Gonzalez has considerable security after agreeing to a five-year, $42MM contract with the Nationals last offseason. He'll earn $6.25MM in 2013 and remains under contract through 2016. Cruz will earn $10.5MM this year then hit free agency following the 2013 season. Cabrera, 28, signed a two-year, $16MM contract with the Blue Jays after serving a PED-related suspension at the end of the 2012 season. Colon, who has also served a PED-related suspension, signed a one-year, $3MM deal with the Athletics this offseason.
Rodriguez could face a suspension, Bob Nightengale of USA Today reports. However, don't expect the Yankees to be able to void the third baseman's contract. As Yahoo's Jeff Passan reports, the Yankees weren't able to void the deal after he admitted to using performance enhancing drugs for the first time (Twitter link). Rodriguez, who will miss much of the 2013 season recovering from a hip operation, has $114MM remaining on his contract with the Yankees.
The Phillies, winners of six in a row, are just four games out of the Wild Card race and back at the .500 mark with a 71-71 record. While a sixth consecutive division title remains out of reach, the Phillies have a remote chance at returning to the postseason. Here are the latest notes from the NL East...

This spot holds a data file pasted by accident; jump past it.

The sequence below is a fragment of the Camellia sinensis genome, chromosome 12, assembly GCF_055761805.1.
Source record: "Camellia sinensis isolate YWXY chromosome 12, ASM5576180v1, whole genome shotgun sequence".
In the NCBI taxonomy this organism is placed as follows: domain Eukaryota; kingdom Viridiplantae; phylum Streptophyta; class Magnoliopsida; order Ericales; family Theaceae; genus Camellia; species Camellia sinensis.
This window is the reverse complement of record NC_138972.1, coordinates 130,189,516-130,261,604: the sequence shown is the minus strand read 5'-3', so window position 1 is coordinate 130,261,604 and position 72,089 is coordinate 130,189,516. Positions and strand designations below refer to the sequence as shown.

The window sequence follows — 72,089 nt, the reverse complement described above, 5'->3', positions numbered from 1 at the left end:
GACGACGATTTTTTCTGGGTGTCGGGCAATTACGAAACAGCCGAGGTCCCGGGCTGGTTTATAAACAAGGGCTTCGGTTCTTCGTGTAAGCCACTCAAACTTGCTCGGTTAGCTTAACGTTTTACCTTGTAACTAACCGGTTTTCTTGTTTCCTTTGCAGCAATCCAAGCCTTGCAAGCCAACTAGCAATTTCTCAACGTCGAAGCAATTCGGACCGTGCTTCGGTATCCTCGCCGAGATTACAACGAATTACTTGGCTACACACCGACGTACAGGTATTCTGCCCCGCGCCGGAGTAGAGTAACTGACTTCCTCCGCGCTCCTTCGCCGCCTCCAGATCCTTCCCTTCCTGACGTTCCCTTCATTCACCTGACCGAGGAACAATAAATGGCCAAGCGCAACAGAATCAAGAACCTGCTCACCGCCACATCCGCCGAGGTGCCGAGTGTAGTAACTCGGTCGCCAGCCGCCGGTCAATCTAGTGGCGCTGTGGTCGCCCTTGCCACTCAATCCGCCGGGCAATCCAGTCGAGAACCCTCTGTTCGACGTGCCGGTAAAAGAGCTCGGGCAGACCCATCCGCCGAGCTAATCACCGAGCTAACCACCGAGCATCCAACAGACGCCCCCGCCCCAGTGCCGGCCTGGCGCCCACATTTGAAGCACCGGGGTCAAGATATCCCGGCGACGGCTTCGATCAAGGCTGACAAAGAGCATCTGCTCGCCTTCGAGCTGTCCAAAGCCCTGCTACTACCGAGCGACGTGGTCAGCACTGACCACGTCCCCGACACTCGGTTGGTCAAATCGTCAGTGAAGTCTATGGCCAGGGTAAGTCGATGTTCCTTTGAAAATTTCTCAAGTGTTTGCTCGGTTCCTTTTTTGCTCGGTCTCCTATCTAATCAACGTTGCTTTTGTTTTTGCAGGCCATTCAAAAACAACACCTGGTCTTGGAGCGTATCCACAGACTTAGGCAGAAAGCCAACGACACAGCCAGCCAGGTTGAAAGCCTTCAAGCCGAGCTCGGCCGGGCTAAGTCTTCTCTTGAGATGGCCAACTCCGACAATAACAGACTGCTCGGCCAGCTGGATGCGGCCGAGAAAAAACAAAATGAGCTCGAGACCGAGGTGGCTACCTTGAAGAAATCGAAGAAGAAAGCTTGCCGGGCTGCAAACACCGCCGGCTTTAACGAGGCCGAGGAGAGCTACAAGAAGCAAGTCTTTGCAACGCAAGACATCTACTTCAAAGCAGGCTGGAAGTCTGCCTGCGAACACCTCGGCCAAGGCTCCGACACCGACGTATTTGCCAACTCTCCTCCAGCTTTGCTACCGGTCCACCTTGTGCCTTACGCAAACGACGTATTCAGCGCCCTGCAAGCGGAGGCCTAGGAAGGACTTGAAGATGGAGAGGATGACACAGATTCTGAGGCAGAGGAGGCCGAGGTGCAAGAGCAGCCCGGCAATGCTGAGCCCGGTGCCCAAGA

- Despite baseball's investigation into accusations that agents Seth and Sam Levinson helped procure performance-enhancing drugs for players, David Wright doesn't plan on changing agents, according to the New York Daily News. "I have known these guys since I was 18," Wright said. "The only thing I have to go off of is the way they have represented me the last 12 years (and) the integrity that I have seen firsthand that they have for the game." The Mets hold a $16MM club option on Wright's deal for 2013 but the club is expected to pursue a contract extension in the near future.
- Third base is a long-term need for the Phillies and, as Bob Brookover of the Philadelphia Inquirer notes, there's also uncertainty at the position in the short-term. Kevin Frandsen has a stress fracture in his left fibula, Placido Polanco is out for the season, Michael Martinez doesn't add much offense and Chase Utley has limited experience at third.
- The Marlins and Phillies are now heading in different directions, David Murphy of the Philadelphia Daily News. While Miami's early-season struggles continued, the Phillies are now "playing clean games" in the view of manager Charlie Manuel.
- Top Marlins pitching prospect Jose Fernandez has a chance to join Miami's rotation in 2013, Joe Capozzi Palm Beach Post writes. Fernandez, a first round pick in 2011, figures to start next year in Double-A, according to Capozzi.
- The deal that sent Gio Gonzalez to Washington for Tommy Milone and Derek Norris has proven to be a win-win trade for the Nationals and Athletics, Matthew Leach of MLB.com writes. Gonzalez is a Cy Young candidate with the Nationals and Milone and Norris are contributing to the success of the A's.